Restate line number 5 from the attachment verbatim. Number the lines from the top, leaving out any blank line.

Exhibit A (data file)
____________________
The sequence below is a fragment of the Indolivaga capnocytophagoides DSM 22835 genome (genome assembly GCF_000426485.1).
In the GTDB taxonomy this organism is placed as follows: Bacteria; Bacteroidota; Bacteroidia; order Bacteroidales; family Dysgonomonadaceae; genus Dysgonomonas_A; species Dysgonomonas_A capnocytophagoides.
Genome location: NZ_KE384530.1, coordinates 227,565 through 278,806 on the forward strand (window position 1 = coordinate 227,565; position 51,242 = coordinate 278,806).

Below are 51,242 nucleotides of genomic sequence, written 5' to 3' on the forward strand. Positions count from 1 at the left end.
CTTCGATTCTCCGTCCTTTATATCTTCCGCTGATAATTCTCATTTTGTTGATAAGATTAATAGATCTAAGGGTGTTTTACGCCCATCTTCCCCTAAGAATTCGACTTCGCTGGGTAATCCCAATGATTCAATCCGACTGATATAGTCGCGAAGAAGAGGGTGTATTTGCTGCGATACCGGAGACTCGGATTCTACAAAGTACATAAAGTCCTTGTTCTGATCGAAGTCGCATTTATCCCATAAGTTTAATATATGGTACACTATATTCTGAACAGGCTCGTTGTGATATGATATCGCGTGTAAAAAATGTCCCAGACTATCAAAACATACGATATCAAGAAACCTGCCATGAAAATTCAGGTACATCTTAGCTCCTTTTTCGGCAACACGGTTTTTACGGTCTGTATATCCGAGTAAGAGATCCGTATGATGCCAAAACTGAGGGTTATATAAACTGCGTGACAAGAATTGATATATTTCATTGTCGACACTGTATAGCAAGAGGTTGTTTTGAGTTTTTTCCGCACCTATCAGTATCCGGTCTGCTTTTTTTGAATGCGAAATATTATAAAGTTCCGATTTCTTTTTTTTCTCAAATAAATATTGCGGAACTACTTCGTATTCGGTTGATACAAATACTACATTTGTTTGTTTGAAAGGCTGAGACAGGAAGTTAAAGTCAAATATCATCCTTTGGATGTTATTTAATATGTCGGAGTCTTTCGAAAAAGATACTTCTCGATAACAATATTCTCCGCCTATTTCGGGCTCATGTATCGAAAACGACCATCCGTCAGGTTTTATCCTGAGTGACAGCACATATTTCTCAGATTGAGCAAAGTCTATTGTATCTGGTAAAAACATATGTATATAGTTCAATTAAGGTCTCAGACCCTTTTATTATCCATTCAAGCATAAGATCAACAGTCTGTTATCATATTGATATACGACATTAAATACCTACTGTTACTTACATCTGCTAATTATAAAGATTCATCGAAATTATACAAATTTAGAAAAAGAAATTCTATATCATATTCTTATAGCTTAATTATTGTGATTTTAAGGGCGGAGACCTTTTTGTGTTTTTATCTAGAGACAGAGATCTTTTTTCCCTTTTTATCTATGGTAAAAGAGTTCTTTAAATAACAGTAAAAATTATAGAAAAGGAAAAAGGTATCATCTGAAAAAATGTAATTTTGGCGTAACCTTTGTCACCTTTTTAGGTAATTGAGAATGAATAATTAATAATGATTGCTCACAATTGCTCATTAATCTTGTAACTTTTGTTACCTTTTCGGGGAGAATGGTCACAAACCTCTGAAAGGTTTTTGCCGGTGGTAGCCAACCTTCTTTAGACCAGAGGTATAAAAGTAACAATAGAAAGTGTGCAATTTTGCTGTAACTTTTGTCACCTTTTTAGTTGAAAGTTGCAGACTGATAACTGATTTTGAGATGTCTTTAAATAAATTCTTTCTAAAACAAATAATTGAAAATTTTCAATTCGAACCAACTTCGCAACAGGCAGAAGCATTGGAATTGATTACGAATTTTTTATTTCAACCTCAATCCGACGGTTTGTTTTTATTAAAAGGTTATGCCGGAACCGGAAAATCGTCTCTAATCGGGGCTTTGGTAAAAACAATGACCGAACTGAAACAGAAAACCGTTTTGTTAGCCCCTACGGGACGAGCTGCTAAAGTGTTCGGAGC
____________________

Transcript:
CTTCGATTCTCCGTCCTTTATATCTTCCGCTGATAATTCTCATTTTGTTGATAAGATTAATAGATCTAAGGGTGTTTTACGCCCATCTTCCCCTAAGAATTCGACTTCGCTGGGTAATCCCAATGATTCAATCCGACTGATATAGTCGCGAAGAAGAGGGTGTATTTGCTGCGATACCGGAGACTCGGATTCTACAAAGTACATAAAGTCCTTGTTCTGATCGAAGTCGCATTTATCCCATAAGTTTAATATATGGTACACTATATTCTGAACAGGCTCGTTGTGATATGATATCGCGTGTAAAAAATGTCCCAGACTATCAAAACATACGATATCAAGAAACCTGCCATGAAAATTCAGGTACATCTTAGCTCCTTTTTCGGCAACACGGTTTTTACGGTCTGTATATCCGAGTAAGAGATCCGTATGATGCCAAAACTGAGGGTTATATAAACTGCGTGACAAGAATTGATATATTTCATTGTCGACACTGTATAGCAAGAGGTTGTTTTGAGTTTTTTCCGCACCTATCAGTATCCGGTCTGCTTTTTTTGAATGCGAAATATTATAAAGTTCCGATTTCTTTTTTTTCTCAAATAAATATTGCGGAACTACTTCGTATTCGGTTGATACAAATACTACATTTGTTTGTTTGAAAGGCTGAGACAGGAAGTTAAAGTCAAATATCATCCTTTGGATGTTATTTAATATGTCGGAGTCTTTCGAAAAAGATACTTCTCGATAACAATATTCTCCGCCTATTTCGGGCTCATGTATCGAAAACGACCATCCGTCAGGTTTTATCCTGAGTGACAGCACATATTTCTCAGATTGAGCAAAGTCTATTGTATCTGGTAAAAACATATGTATATAGTTCAATTAAGGTCTCAGACCCTTTTATTATCCATTCAAGCATAAGATCAACAGTCTGTTATCATATTGATATACGACATTAAATACCTACTGTTACTTACATCTGCTAATTATAAAGATTCATCGAAATTATACAAATTTAGAAAAAGAAATTCTATATCATATTCTTATAGCTTAATTATTGTGATTTTAAGGGCGGAGACCTTTTTGTGTTTTTATCTAGAGACAGAGATCTTTTTTCCCTTTTTATCTATGGTAAAAGAGTTCTTTAAATAACAGTAAAAATTATAGAAAAGGAAAAAGGTATCATCTGAAAAAATGTAATTTTGGCGTAACCTTTGTCACCTTTTTAGGTAATTGAGAATGAATAATTAATAATGATTGCTCACAATTGCTCATTAATCTTGTAACTTTTGTTACCTTTTCGGGGAGAATGGTCACAAACCTCTGAAAGGTTTTTGCCGGTGGTAGCCAACCTTCTTTAGACCAGAGGTATAAAAGTAACAATAGAAAGTGTGCAATTTTGCTGTAACTTTTGTCACCTTTTTAGTTGAAAGTTGCAGACTGATAACTGATTTTGAGATGTCTTTAAATAAATTCTTTCTAAAACAAATAATTGAAAATTTTCAATTCGAACCAACTTCGCAACAGGCAGAAGCATTGGAATTGATTACGAATTTTTTATTTCAACCTCAATCCGACGGTTTGTTTTTATTAAAAGGTTATGCCGGAACCGGAAAATCGTCTCTAATCGGGGCTTTGGTAAAAACAATGACCGAACTGAAACAGAAAACCGTTTTGTTAGCCCCTACGGGACGAGCTGCTAAAGTGTTCGGAGC